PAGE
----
Umbel Design Sprint

Umbel Design Sprint


Popularized by Google Ventures, it’s a 5 day process that uses design thinking to reduce risk of failure when bringing a new product, service or a feature to the market. Each day consists of a specific set of goals to accomplish with the final day used for testing a prototype with your users.



We needed a way to show the value of the Umbel product to our users more easily and potentially all in one place. We wanted to make sure to show how many different parts of Umbel can show ROI, both from a financial standpoint of how much money we have helped them make as well as how the data they collect from their fans is valuable as well because it helps them know who their fans are and what they like. We thought we might want to test some sort of dashboard, but were not sure exactly would be the most impactful information to display or how to display it.

We had to come up with a mission statement to guide us as we went through the process. It was “We help clients understand their data to encourage action that drives measurable value over time.”

We ended up testing a rough dashboard view focusing on our Sports/Entertainment clients to see which parts of it would appeal the most to users in those industries. We made all the areas the same size to try to minimize any influence visual prominence might have and shifted the squares around each time so they weren’t always in the same place aid in placement not being the key driver for things they liked or didn’t like.



We tested with 7 users having them walk and talk through the static dashboard based around what they thought they were seeing, what appealed the most to them, what didn’t appeal to them, etc. The middle 3 widgets and the “Opportunities” widget appealed the most to our users by far.



I began to ideate more on the concepts for a dashboard with only those elements most liked by users from Design Sprint testing sessions. After a few days of ideating, it was clear we needed to create aggregate data for two of those sections on their pages in the app before we could successfully summarize that data on a dashboard view. Not to mention, without first summarizing and testing data on those two pages, we would have no way to have a baseline for recommending actions like we provided in the “Opportunities” widget of the mock dashboard tests. It was fantastic to see the Design Sprint yield a direction towards practical and impactful features within such a short amount of time.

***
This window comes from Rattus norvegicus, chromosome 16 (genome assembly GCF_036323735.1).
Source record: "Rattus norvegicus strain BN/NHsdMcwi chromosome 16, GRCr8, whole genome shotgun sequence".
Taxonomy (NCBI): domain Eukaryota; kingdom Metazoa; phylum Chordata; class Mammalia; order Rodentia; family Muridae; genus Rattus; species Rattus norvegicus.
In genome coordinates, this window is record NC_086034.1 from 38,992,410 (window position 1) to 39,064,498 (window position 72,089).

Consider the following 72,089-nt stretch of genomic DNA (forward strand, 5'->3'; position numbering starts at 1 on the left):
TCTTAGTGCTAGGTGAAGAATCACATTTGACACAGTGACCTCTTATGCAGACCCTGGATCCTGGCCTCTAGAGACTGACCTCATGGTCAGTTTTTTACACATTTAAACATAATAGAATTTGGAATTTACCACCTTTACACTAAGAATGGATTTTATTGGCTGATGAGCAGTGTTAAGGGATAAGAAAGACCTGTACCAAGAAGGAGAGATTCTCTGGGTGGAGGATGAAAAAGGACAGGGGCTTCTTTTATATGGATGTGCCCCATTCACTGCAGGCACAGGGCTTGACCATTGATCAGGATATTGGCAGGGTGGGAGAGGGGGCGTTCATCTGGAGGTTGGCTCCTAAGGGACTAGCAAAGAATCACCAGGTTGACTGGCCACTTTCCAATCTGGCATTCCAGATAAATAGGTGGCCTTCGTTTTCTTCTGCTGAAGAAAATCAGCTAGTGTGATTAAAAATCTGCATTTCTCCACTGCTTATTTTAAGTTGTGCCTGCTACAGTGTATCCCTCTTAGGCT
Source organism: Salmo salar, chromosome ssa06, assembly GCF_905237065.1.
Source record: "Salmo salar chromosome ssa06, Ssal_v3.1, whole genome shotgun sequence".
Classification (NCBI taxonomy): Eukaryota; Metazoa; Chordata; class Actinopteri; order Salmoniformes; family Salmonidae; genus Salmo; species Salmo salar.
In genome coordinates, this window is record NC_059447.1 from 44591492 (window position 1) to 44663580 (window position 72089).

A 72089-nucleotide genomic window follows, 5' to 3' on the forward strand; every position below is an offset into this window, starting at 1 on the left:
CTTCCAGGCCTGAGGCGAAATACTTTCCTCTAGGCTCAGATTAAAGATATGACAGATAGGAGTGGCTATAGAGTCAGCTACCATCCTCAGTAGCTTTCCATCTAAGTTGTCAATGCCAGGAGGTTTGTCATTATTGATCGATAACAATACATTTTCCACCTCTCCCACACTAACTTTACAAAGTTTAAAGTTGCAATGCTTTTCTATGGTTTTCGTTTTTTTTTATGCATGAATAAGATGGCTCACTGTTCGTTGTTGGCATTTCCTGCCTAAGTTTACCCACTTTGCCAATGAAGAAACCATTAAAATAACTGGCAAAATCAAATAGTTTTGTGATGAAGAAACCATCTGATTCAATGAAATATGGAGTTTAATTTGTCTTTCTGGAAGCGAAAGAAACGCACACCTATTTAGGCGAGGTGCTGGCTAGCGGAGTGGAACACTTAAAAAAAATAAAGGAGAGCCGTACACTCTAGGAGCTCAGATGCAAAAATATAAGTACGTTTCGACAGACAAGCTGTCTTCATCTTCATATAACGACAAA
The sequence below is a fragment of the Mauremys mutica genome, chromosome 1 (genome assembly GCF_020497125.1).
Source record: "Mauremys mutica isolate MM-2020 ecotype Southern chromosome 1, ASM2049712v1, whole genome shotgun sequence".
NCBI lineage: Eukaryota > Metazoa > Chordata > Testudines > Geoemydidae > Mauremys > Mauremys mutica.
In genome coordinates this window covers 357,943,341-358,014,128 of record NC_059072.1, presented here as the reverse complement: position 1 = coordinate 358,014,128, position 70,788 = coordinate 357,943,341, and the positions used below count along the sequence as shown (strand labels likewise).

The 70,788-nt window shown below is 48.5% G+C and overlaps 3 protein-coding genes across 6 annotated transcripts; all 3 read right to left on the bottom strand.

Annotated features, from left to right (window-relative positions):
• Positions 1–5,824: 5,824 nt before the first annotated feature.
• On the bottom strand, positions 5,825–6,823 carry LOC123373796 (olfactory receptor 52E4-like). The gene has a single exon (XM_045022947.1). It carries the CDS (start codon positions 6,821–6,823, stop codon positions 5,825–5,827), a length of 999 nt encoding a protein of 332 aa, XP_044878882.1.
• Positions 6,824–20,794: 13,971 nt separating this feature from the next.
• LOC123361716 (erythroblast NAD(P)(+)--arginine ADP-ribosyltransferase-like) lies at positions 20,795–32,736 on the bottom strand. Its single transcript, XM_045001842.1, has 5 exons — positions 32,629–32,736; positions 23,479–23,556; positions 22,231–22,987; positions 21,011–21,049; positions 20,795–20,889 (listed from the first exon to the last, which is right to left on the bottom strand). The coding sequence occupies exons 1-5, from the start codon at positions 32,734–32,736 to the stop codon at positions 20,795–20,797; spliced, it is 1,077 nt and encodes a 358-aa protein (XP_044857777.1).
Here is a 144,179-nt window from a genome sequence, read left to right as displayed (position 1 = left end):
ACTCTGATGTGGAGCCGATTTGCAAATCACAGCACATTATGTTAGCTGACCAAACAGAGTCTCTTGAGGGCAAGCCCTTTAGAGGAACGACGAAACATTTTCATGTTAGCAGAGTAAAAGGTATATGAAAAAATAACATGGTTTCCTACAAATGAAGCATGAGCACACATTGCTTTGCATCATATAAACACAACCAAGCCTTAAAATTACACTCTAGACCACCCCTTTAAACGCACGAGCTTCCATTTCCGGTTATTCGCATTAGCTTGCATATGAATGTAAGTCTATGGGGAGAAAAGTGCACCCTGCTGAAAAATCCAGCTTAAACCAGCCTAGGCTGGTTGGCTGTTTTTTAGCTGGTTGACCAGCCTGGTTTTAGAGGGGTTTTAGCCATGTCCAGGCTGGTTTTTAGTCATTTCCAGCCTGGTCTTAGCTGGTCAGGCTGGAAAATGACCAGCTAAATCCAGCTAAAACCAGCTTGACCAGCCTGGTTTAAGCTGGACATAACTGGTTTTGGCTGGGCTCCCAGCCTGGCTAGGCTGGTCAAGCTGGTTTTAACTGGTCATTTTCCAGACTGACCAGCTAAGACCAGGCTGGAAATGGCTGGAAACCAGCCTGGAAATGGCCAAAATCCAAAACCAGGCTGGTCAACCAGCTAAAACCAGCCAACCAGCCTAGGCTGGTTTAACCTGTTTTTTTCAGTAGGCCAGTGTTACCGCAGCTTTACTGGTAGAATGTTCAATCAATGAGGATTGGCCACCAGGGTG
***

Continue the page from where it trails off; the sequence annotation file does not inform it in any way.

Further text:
• UX reference for how I’ve seen them use the product
  • Participant
  • User Research organizer & conductor
  • Took results and ran with them to come up with practical MVP


  • By attempting to create a dashboard view for our users and testing it quickly, it showed us we needed to improve other parts of the application first in order to synthesize that data for such a view.
  • Through testing, we also realized that many of our clients weren’t quite ready for a dashboard based on their understanding of their data that exists in Umbel and how to leverage it to generate Return on Investment.
  • This did however, led me on a path to create MVP versions of the Campaigns and Engagements overview sections as well as what could be step 2 and 3 of feature iteration of each of those pages if users found the metrics interesting.
  • It was great to show others in the company (that aren’t on the product team) all the steps it often takes to create a product from idea to testing and beyond.
  • But above all else, it introduced me to my new favorite design program Figma. It’s simply a wonderful, intuitive, easy to pick up design app that all the members of our team were able to use and work on the same design at once to quickly create our prototype for testing with users.